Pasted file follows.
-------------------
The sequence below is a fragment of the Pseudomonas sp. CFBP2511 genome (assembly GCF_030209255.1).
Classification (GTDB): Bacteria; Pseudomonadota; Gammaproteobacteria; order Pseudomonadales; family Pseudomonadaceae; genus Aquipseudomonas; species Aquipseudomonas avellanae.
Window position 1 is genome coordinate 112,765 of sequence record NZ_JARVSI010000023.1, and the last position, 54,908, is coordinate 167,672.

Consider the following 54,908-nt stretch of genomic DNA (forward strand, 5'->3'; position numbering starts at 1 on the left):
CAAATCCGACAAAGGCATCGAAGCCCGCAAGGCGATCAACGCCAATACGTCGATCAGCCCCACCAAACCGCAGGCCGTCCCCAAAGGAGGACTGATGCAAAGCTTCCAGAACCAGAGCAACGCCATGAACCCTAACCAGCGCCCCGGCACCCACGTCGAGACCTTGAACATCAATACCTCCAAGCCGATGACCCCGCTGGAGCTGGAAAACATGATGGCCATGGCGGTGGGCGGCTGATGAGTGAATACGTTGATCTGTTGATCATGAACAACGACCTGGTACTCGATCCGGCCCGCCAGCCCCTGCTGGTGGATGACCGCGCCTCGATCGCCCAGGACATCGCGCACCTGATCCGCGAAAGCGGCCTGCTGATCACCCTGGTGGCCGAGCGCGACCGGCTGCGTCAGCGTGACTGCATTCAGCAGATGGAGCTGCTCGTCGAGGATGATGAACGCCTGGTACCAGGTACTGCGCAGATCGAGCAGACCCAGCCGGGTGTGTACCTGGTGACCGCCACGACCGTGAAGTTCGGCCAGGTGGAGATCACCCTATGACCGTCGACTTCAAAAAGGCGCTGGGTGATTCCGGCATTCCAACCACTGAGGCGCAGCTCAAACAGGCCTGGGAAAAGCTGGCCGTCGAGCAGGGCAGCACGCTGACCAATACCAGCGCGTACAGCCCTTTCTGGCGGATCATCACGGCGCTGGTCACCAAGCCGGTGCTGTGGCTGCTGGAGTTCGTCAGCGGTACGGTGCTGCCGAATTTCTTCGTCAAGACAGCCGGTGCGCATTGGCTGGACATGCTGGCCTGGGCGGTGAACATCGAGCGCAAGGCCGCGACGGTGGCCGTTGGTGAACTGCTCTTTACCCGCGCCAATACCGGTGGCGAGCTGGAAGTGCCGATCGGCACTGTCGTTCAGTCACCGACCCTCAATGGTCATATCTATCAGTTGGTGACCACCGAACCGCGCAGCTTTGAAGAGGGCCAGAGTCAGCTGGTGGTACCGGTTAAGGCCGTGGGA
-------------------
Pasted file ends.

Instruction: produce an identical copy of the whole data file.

The sequence below is a fragment of the Pseudomonas sp. CFBP2511 genome (assembly GCF_030209255.1).
Classification (GTDB): Bacteria; Pseudomonadota; Gammaproteobacteria; order Pseudomonadales; family Pseudomonadaceae; genus Aquipseudomonas; species Aquipseudomonas avellanae.
Window position 1 is genome coordinate 112,765 of sequence record NZ_JARVSI010000023.1, and the last position, 54,908, is coordinate 167,672.

Consider the following 54,908-nt stretch of genomic DNA (forward strand, 5'->3'; position numbering starts at 1 on the left):
CAAATCCGACAAAGGCATCGAAGCCCGCAAGGCGATCAACGCCAATACGTCGATCAGCCCCACCAAACCGCAGGCCGTCCCCAAAGGAGGACTGATGCAAAGCTTCCAGAACCAGAGCAACGCCATGAACCCTAACCAGCGCCCCGGCACCCACGTCGAGACCTTGAACATCAATACCTCCAAGCCGATGACCCCGCTGGAGCTGGAAAACATGATGGCCATGGCGGTGGGCGGCTGATGAGTGAATACGTTGATCTGTTGATCATGAACAACGACCTGGTACTCGATCCGGCCCGCCAGCCCCTGCTGGTGGATGACCGCGCCTCGATCGCCCAGGACATCGCGCACCTGATCCGCGAAAGCGGCCTGCTGATCACCCTGGTGGCCGAGCGCGACCGGCTGCGTCAGCGTGACTGCATTCAGCAGATGGAGCTGCTCGTCGAGGATGATGAACGCCTGGTACCAGGTACTGCGCAGATCGAGCAGACCCAGCCGGGTGTGTACCTGGTGACCGCCACGACCGTGAAGTTCGGCCAGGTGGAGATCACCCTATGACCGTCGACTTCAAAAAGGCGCTGGGTGATTCCGGCATTCCAACCACTGAGGCGCAGCTCAAACAGGCCTGGGAAAAGCTGGCCGTCGAGCAGGGCAGCACGCTGACCAATACCAGCGCGTACAGCCCTTTCTGGCGGATCATCACGGCGCTGGTCACCAAGCCGGTGCTGTGGCTGCTGGAGTTCGTCAGCGGTACGGTGCTGCCGAATTTCTTCGTCAAGACAGCCGGTGCGCATTGGCTGGACATGCTGGCCTGGGCGGTGAACATCGAGCGCAAGGCCGCGACGGTGGCCGTTGGTGAACTGCTCTTTACCCGCGCCAATACCGGTGGCGAGCTGGAAGTGCCGATCGGCACTGTCGTTCAGTCACCGACCCTCAATGGTCATATCTATCAGTTGGTGACCACCGAACCGCGCAGCTTTGAAGAGGGCCAGAGTCAGCTGGTGGTACCGGTTAAGGCCGTGGGA